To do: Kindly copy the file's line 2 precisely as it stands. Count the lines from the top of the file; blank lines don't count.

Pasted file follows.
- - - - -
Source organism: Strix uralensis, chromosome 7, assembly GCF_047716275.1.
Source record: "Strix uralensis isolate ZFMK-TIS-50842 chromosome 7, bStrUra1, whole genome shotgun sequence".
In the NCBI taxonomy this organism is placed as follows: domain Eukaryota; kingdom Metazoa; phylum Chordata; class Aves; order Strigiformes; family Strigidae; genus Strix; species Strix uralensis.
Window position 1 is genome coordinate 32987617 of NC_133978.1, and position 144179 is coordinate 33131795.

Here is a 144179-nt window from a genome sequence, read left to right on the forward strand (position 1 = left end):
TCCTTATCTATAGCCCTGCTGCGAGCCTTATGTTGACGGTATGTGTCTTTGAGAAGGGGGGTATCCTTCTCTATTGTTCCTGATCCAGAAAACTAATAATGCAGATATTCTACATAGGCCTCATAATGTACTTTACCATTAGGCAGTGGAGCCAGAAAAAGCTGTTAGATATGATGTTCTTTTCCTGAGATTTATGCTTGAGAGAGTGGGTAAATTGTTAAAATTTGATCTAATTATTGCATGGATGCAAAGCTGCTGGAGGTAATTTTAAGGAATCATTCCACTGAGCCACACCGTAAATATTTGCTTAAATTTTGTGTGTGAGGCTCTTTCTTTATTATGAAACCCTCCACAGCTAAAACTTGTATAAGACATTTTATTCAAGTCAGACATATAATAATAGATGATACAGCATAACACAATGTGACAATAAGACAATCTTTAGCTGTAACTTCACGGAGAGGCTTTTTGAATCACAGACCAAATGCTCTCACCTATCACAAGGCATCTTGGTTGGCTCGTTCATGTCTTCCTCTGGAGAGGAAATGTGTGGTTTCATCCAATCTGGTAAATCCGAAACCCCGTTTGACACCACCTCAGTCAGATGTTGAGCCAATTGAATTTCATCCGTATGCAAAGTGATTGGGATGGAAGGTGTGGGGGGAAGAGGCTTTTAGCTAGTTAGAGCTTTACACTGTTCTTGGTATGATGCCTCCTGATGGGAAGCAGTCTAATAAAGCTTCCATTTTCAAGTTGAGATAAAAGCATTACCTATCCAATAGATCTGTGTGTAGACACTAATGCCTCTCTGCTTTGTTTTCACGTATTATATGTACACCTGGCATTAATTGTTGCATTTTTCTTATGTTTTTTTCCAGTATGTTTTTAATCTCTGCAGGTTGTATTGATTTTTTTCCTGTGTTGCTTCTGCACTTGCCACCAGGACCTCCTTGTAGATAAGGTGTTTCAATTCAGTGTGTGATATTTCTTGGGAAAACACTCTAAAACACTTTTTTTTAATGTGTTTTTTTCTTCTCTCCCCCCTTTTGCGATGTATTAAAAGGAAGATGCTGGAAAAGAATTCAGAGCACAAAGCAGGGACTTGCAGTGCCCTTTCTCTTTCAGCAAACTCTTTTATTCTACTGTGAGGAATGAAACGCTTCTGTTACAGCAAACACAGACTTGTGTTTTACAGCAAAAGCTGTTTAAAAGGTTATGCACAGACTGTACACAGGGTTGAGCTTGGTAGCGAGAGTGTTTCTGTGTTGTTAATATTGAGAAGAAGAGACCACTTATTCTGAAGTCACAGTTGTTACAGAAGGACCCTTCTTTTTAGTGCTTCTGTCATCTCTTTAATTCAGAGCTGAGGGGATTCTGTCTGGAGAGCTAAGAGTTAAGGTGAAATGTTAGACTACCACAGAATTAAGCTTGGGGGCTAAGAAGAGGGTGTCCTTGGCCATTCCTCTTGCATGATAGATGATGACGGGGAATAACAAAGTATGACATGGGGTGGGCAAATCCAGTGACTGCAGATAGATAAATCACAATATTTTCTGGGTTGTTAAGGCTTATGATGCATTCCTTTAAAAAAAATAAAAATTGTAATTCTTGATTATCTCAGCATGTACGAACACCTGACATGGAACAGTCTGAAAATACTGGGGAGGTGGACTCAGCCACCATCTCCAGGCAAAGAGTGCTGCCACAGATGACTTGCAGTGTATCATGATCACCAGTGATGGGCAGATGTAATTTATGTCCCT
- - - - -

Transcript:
Source record: "Strix uralensis isolate ZFMK-TIS-50842 chromosome 7, bStrUra1, whole genome shotgun sequence".